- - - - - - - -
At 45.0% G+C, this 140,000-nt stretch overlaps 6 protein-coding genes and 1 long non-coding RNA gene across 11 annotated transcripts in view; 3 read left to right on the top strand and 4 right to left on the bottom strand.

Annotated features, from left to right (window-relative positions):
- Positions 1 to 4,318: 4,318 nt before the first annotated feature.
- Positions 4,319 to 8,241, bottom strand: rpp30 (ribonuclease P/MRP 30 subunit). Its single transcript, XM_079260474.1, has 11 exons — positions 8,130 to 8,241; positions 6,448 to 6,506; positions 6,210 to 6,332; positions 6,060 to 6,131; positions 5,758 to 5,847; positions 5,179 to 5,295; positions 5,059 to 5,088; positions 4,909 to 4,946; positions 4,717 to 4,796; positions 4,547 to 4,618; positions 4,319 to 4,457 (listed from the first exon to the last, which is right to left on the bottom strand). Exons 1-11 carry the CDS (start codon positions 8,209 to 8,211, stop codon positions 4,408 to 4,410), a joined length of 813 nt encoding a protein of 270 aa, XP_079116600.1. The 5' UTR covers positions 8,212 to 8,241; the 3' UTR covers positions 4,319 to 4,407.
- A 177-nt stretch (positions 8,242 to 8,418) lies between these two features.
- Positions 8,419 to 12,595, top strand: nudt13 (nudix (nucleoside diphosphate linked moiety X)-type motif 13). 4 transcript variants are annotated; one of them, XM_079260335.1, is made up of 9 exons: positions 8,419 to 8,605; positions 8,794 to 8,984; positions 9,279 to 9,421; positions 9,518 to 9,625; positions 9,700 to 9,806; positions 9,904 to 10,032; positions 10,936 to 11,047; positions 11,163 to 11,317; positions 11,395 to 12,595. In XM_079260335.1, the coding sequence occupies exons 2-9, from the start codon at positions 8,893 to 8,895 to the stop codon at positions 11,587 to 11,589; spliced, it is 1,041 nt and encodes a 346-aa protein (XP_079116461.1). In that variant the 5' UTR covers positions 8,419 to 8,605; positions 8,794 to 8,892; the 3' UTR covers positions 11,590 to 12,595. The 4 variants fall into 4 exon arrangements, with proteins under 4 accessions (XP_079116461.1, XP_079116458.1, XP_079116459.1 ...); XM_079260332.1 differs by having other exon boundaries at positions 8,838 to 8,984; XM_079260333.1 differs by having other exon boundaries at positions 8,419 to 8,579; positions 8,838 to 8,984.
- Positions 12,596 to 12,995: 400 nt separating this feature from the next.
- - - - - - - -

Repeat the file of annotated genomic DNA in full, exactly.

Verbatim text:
At 45.0% G+C, this 140,000-nt stretch overlaps 6 protein-coding genes and 1 long non-coding RNA gene across 11 annotated transcripts in view; 3 read left to right on the top strand and 4 right to left on the bottom strand.

Annotated features, from left to right (window-relative positions):
- Positions 1 to 4,318: 4,318 nt before the first annotated feature.
- Positions 4,319 to 8,241, bottom strand: rpp30 (ribonuclease P/MRP 30 subunit). Its single transcript, XM_079260474.1, has 11 exons — positions 8,130 to 8,241; positions 6,448 to 6,506; positions 6,210 to 6,332; positions 6,060 to 6,131; positions 5,758 to 5,847; positions 5,179 to 5,295; positions 5,059 to 5,088; positions 4,909 to 4,946; positions 4,717 to 4,796; positions 4,547 to 4,618; positions 4,319 to 4,457 (listed from the first exon to the last, which is right to left on the bottom strand). Exons 1-11 carry the CDS (start codon positions 8,209 to 8,211, stop codon positions 4,408 to 4,410), a joined length of 813 nt encoding a protein of 270 aa, XP_079116600.1. The 5' UTR covers positions 8,212 to 8,241; the 3' UTR covers positions 4,319 to 4,407.
- A 177-nt stretch (positions 8,242 to 8,418) lies between these two features.
- Positions 8,419 to 12,595, top strand: nudt13 (nudix (nucleoside diphosphate linked moiety X)-type motif 13). 4 transcript variants are annotated; one of them, XM_079260335.1, is made up of 9 exons: positions 8,419 to 8,605; positions 8,794 to 8,984; positions 9,279 to 9,421; positions 9,518 to 9,625; positions 9,700 to 9,806; positions 9,904 to 10,032; positions 10,936 to 11,047; positions 11,163 to 11,317; positions 11,395 to 12,595. In XM_079260335.1, the coding sequence occupies exons 2-9, from the start codon at positions 8,893 to 8,895 to the stop codon at positions 11,587 to 11,589; spliced, it is 1,041 nt and encodes a 346-aa protein (XP_079116461.1). In that variant the 5' UTR covers positions 8,419 to 8,605; positions 8,794 to 8,892; the 3' UTR covers positions 11,590 to 12,595. The 4 variants fall into 4 exon arrangements, with proteins under 4 accessions (XP_079116461.1, XP_079116458.1, XP_079116459.1 ...); XM_079260332.1 differs by having other exon boundaries at positions 8,838 to 8,984; XM_079260333.1 differs by having other exon boundaries at positions 8,419 to 8,579; positions 8,838 to 8,984.
- Positions 12,596 to 12,995: 400 nt separating this feature from the next.